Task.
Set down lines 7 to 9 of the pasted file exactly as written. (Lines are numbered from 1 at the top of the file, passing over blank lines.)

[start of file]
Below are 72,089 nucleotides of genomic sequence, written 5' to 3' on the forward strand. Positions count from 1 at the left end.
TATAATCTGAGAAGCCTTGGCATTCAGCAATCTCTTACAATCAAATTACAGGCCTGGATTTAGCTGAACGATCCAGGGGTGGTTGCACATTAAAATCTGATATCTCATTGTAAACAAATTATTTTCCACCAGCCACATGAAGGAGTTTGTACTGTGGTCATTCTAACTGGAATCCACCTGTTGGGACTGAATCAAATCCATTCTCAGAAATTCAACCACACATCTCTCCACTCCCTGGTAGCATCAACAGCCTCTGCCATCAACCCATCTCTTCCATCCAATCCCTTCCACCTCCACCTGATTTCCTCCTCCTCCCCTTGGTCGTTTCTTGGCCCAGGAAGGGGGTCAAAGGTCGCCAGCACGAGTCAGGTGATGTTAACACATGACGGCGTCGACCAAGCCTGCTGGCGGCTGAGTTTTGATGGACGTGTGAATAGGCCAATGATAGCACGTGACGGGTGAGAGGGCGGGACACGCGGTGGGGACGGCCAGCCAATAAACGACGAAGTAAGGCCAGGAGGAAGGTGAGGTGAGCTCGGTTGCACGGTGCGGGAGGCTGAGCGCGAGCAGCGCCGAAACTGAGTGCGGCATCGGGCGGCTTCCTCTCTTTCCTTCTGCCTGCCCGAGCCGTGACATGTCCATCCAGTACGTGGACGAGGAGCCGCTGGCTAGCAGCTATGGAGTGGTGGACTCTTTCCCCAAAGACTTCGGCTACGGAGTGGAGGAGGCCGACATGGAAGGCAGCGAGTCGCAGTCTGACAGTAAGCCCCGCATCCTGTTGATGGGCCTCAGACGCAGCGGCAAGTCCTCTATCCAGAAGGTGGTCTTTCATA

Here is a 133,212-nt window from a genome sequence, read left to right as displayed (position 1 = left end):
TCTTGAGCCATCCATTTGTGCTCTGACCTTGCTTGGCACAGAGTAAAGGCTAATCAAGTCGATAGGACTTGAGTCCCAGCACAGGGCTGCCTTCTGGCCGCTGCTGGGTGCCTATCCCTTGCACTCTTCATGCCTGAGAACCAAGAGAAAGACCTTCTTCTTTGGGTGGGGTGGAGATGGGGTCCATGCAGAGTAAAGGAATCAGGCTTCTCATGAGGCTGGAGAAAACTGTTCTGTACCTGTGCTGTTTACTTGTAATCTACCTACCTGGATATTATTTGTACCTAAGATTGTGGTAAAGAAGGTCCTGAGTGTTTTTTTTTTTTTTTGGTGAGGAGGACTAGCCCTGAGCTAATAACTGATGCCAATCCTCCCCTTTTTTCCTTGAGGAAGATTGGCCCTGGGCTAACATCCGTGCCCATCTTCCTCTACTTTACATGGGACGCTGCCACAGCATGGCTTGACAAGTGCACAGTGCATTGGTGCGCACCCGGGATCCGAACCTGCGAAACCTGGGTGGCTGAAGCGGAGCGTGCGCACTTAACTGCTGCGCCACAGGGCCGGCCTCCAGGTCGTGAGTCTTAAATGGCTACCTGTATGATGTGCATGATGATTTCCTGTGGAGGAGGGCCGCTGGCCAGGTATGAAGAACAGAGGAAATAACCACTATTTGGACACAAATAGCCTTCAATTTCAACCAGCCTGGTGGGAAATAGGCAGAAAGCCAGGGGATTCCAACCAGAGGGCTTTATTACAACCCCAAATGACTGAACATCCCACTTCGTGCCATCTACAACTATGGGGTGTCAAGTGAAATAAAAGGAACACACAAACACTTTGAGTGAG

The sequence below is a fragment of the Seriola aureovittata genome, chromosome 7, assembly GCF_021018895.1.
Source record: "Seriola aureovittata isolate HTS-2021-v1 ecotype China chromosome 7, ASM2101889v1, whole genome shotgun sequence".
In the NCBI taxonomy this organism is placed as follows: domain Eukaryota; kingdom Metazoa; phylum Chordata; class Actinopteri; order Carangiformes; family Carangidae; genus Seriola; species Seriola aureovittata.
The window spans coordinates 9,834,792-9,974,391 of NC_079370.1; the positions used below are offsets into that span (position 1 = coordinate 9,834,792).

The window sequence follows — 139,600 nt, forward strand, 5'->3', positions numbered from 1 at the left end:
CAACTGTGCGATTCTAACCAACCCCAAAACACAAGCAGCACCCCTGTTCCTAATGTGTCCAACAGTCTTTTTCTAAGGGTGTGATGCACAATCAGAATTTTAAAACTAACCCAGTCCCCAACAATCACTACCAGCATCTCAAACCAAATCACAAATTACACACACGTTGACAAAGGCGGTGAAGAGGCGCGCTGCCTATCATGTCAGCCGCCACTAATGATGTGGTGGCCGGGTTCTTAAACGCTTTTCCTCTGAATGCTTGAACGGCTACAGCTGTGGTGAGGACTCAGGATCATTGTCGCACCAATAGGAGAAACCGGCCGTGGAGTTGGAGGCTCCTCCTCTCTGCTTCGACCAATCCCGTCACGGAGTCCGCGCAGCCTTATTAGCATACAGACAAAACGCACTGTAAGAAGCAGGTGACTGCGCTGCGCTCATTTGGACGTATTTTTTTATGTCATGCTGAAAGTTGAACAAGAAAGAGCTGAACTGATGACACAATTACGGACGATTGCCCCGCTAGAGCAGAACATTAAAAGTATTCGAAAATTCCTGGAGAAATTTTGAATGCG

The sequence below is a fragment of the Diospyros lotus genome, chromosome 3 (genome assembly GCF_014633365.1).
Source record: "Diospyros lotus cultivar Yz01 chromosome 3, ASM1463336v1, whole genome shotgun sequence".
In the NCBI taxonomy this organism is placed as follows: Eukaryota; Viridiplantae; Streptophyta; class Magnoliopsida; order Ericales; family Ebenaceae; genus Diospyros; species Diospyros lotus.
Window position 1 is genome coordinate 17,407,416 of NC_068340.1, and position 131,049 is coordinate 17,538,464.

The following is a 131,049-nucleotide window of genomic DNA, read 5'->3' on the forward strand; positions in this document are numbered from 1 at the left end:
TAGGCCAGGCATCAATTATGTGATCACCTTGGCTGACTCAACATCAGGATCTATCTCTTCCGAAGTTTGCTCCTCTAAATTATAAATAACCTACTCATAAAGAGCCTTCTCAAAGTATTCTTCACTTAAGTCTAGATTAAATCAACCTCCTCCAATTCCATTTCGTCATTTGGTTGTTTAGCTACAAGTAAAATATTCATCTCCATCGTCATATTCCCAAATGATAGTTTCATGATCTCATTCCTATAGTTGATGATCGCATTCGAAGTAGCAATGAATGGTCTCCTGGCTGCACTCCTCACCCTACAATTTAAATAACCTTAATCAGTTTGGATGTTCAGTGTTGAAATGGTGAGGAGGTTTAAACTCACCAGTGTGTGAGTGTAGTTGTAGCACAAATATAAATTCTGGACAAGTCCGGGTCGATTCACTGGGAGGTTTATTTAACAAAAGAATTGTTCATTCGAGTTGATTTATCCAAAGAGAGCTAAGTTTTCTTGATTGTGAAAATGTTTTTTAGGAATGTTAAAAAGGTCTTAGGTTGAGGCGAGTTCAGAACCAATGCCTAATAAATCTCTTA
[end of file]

In the NCBI taxonomy this organism is placed as follows: domain Eukaryota; kingdom Metazoa; phylum Chordata; class Actinopteri; order Carangiformes; family Carangidae; genus Seriola; species Seriola aureovittata.
The window spans coordinates 9,834,792-9,974,391 of NC_079370.1; the positions used below are offsets into that span (position 1 = coordinate 9,834,792).

The window sequence follows — 139,600 nt, forward strand, 5'->3', positions numbered from 1 at the left end: